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Registration for the Fall 2019 semester begins June 25.  Watch your email for more details.

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Calculus I

Course Code: MATH 1120
Faculty: Science & Technology
Department: Mathematics
Credits: 3.0
Semester: 15 weeks
Learning Format: Lecture, Tutorial
Typically Offered: Fall, Summer, Winter
course overview

MATH 1120 is an introductory calculus course for science students. The course includes limits, continuity, and the differentiation of algebraic, trigonometric, inverse trigonometric, exponential and logarithmic functions. Differentiation techniques are applied to graphing, extrema, related rates, and rectilinear motion, as well as to parametric and polar equations. This course is taught using a graphing calculator.

Course Content

  1. Limits and Continuity
    • calculations of limits
    • limit theorems
    • continuity at a point and on an interval
    • essential and removable discontinuities
    • Intermediate Value Theorem
  2. The Derivative
    • rates of change and tangent lines
    • differentiation from definition
    • differentiation formulas and rules
    • chain rule
    • implicit differentiation
    • higher derivatives
    • the differential and differential approximations
    • linear approximations
    • applications to related rates
  3. Inverse Functions: Exponential, Logarithmic and Inverse Trigonometric Functions
    • definitions, properties, and graphs
    • differentiation of logarithmic and exponential functions (any base)
    • logarithmic differentiation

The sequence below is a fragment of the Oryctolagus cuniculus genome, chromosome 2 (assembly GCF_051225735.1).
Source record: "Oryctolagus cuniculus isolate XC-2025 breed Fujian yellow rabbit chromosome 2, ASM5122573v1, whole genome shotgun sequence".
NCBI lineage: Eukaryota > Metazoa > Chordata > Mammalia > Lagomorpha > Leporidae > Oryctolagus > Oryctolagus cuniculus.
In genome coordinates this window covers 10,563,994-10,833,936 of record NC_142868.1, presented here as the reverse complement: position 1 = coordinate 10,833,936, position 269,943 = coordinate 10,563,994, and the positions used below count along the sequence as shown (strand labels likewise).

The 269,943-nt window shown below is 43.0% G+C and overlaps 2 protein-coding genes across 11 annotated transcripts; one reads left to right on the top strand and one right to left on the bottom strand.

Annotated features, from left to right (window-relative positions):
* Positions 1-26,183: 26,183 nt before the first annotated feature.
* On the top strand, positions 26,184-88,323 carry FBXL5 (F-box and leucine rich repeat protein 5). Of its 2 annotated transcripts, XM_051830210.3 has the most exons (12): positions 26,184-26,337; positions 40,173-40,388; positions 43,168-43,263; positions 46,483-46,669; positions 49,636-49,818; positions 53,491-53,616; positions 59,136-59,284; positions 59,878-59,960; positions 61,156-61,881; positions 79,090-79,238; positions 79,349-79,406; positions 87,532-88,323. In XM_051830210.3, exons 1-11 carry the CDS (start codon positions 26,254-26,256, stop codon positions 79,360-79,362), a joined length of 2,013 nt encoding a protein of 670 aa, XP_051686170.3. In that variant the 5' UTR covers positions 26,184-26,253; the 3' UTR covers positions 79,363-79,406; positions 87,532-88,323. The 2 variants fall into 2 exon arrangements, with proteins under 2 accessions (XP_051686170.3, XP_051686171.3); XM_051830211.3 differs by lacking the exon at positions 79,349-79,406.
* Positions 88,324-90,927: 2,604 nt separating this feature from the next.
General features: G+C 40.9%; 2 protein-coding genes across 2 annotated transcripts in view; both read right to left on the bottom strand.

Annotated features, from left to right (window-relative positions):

• differentiation of inverse trigonometric functions
    • applications to related rates
    • limits involving combinations of exponential, logarithmic, trigonometric, and inverse trigonometric functions
    • L'Hôpital's rule 
  4. Graphing and Algebraic Functions
    • increasing and decreasing functions
    • local extrema
    • Rolle's Theorem and Mean Value Theorem
    • curve sketching
    • concavity; inflection points
    • asymptotic behaviour; limits at infinity; infinite limits
    • applied maximum and minimum problems
    • antidifferentiation
    • rectilinear motion
  5. Parametric Equations and Polar Coordinates
    • parametric representation of curves in
    • derivatives and tangent lines of functions in parametric form
    • tangent lines to graphs in polar form
    • definitions and relationships between polar and Cartesian coordinates
    • graphing of r = f(?)
  6. Optional Topics (included at the discretion of the instructor).
    • a formal limit proof (using epsilonics)
    • application of the absolute value and greatest integer functions
    • proofs of the rules of differentiation (differentiation formulas) for algebraic functions
    • proofs of the differentiation formulas for trigonometric functions from the definition of derivative
    • a proof of L'Hôpital's rule for the case of "0/0"
    • Newton’s Method

Methods of Instruction

Lectures, problem sessions and assignments

Means of Assessment

Evaluation will be carried out in accordance with Douglas College policy. The instructor will present a written course outline with specific evaluation criteria at the beginning of the semester. Evaluation will be based on some of the following criteria:

Weekly quizzes 0-40%
Tests 20-70%
Assignments 0-15%
Attendance 0-5%
Class participation 0-5%